Batman Beyond Forever

Batman R.I.P., written by Grant Morrison, illustrated by Tony Daniel and Lee Garbett (2008): Batman finally faces the Ultimate Enemy he never knew he had…and then, as the last two issues tie into megacrossover event Final Crisis (also scripted by Morrison), he also has to face Darkseid, the DC Universe’s amalgam of Satan and Dick Cheney. Seriously, though Darkseid was created in the early 1970’s. Tony Daniel and Garbett provide some dandy artwork in the hyperrealistic tradition of great Batman artists that include Neal Adams and Jim Aparo.

But it’s the story, bringing to at least partial fruition Morrison’s first two years on Batman, that shines — though it shines a lot more if you read everything over again. Morrison’s made himself into the master of zippy high-density superhero comics. Almost everything he does rewards a second reading, indeed, almost demands it at points.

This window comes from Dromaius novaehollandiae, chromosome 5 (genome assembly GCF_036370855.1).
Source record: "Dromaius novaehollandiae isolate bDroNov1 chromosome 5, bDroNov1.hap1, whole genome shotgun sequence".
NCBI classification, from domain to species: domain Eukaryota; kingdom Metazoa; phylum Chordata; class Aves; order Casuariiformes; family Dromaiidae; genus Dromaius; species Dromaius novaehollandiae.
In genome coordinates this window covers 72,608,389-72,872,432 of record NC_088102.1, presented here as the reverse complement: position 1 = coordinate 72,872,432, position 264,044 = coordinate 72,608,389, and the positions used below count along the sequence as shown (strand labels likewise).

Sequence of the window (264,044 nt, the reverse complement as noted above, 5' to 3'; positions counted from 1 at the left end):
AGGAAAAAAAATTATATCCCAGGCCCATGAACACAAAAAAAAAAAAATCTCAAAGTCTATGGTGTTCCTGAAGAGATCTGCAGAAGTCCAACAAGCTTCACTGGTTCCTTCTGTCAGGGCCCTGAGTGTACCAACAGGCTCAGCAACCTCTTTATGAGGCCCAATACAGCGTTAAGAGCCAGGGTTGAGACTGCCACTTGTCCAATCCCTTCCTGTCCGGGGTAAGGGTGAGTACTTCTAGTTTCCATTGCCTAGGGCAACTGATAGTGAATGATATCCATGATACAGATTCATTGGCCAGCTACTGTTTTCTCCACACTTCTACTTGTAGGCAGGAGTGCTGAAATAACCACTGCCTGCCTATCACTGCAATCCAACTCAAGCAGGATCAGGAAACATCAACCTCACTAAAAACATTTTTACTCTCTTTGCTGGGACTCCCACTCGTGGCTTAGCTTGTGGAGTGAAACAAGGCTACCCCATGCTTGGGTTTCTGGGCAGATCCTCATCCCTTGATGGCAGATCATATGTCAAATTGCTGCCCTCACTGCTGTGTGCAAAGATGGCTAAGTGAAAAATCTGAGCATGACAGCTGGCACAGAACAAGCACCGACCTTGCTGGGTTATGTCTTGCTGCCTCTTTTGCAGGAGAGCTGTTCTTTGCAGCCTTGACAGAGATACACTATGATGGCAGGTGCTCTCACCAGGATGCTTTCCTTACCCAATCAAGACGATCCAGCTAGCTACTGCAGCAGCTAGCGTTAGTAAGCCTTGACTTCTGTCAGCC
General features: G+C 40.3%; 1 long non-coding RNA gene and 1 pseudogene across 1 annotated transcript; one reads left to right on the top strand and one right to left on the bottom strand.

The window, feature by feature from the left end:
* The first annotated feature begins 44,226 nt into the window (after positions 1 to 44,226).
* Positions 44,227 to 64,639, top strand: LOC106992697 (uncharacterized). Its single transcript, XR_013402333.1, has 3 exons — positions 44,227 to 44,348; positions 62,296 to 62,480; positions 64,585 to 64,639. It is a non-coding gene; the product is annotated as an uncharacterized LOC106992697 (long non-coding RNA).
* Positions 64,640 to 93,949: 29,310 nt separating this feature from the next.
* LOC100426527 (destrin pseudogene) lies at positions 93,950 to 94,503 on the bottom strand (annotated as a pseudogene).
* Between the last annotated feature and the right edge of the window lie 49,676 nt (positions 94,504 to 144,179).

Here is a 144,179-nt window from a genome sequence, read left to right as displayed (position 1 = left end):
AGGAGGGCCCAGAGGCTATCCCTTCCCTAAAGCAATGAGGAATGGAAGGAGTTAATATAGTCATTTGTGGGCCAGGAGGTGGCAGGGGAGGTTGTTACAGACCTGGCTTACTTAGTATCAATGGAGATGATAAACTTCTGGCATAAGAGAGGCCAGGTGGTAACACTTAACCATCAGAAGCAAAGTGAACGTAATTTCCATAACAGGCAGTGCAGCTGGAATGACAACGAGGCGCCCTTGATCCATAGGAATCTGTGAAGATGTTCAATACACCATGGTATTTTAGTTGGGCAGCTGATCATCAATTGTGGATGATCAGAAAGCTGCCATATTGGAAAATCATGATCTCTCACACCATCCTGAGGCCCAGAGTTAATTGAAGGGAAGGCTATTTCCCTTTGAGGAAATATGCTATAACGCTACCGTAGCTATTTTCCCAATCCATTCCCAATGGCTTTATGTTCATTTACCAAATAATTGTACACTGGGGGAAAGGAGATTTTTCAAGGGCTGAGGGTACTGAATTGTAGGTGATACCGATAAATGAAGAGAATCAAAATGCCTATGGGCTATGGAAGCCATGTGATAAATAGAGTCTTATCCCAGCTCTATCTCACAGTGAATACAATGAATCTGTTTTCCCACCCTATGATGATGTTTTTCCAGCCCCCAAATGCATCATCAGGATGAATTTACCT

Old Batman stories and characters once cast out of continuity are hereby returned to continuity, often with odd spins. Fifth-dimensional prankster Bat-Mite returns as what appears to be a figment of Batman’s imagination, there to warn him about what’s coming — but as Bat-Mite notes when Batman asks him if he really comes from the Fifth Dimension or if he’s imaginary, “Imagination is the Fifth Dimension! Geez, some world’s greatest detective you turned out to be!”

A bizarre old Batman story about an extraterrestrial Batman holds part of the key to Batman winning now against The Black Glove and its malign, possibly immortal leader Dr. Hurt. So does the Joker. And the Club of Heroes. And Batman’s son, Damian. And Nightwing, the original Robin, and the current Robin. But Batman, poisoned, buried, mind under attack, has to carry a lot of the weight himself. And then, if he succeeds, he has to face the origin of all evil — Darkseid himself — with the fate of all universes depending on the outcome. And there this story ends, at the moment before Batman faces Darkseid, though later revelations would allow for Batman R.I.P.: The Missing Chapter about two years later, also by Morrison and Daniel, once certain things had been revealed in the due course of other stories. Highly recommended.

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